Indications for PTA of peripheral arteries are similar to those for surgery:
(1) progressive and limiting intermittent claudication that prevents the
patient from working, (2) rest pain, and (3) gangrene. Various reports document
success for optimal lesions as >= 90%. Suitable lesions are flow-limiting,
short iliac stenoses and short, single or multiple stenoses of the superficial
femoral-popliteal segment. Complete occlusions of the superficial femoral
artery, < 10 to 12 cm, have been successfully dilated, but better success
results if lesions are < 5 cm. An excellent indication for PTA is a short
localized iliac stenosis prior to a distal femoropopliteal bypass operation.
The decision to perform PTA should be made jointly by a vascular surgeon,
radiologist, and/or cardiologist.
Contraindications are diffuse disease, long occlusions, and severe arterial
calcification. Complications that may require surgical intervention are
thrombosis at the site of dilation, distal embolization, intimal dissection
with occlusion by a flap, and those from heparin therapy.
New devices, in addition to balloons, now include lasers, mechanical cutters,
ultrasonic catheters, stents, and rotational sanders. No one type of device has
been proved superior to another, and choice is best made by the physician
performing the procedure.
Reconstructive surgical procedures are well established and valuable. In
properly selected patients, symptoms are relieved, ulcers healed, and
amputations averted. The procedures are thromboendarterectomy, bypass graft
(woven prosthetic tube or autogenous vein anastomosed end-to-side to the vessel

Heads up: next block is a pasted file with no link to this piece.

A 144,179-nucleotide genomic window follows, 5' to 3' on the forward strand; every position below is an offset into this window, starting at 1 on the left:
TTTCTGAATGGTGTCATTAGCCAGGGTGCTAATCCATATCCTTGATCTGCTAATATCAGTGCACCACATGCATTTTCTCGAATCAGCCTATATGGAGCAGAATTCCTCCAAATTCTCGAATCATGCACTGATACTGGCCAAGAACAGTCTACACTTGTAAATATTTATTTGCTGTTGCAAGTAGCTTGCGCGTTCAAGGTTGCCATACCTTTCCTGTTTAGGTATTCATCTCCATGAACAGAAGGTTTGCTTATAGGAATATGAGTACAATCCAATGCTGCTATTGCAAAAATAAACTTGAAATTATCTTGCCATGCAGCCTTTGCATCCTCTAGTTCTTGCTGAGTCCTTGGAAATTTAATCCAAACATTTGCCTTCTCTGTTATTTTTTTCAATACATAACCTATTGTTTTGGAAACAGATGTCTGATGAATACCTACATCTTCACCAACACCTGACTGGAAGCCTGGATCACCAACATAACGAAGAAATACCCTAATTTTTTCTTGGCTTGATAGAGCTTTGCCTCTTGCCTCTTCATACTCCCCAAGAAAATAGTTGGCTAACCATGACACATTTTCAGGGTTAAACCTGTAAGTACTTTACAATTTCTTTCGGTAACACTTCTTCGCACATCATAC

above and below the obstruction), or resection with graft replacement (most
often used in cases of abdominal aortic aneurysm and proximal atheromatous
arteries that embolize peripherally). Effective surgery depends on adequate
angiography (aortography and bilateral femoral arteriography) that establishes
the site of occlusion and the condition of the arteries above and
Success of a surgical procedure is directly related to the adequacy of blood
flow into (run in) and out of (run off) the graft. Autogenous veins (usually
the greater saphenous) are used most often to bypass occlusive lesions of the
superficial femoral, popliteal, or tibial arteries. Thromboendarterectomy is
used for short localized lesions in the aorta, iliac, common femoral, or deep
femoral arteries. Woven Dacron is the preferred material for an arterial
prosthesis to bypass disease in the aortoiliac area. PTFE (Gore-Tex®) is
the synthetic of choice for femoropopliteal-tibial obstructions, if saphenous
vein is not available. The indications for surgical procedures in the
aortoiliac area are incapacitating (economic or avocational) intermittent
claudication or severe ischemia due to associated distal disease. Surgery for
femoropopliteal and/or tibial disease is reserved for patients who have severe
ischemia with rest pain, ulceration, or minor gangrene. Patients with only
intermittent claudication should always be treated conservatively at first; if
the disease progresses to more severe ischemia, surgery is needed. In some
cases, sympathectomy, which removes neurogenic vasoconstriction, can be very
helpful and should be offered to selected patients with severe disease and
those who are not candidates for revascularization. The value of
revascularization procedures is well established in terms of limb salvage and
relieving claudication, but reduction in mortality is small.
When amputation is required for uncontrolled infection, unrelenting rest pain,
and progressive gangrene, it should be kept as distal as possible; it is
especially important to preserve the knee for optimal use of a prosthesis.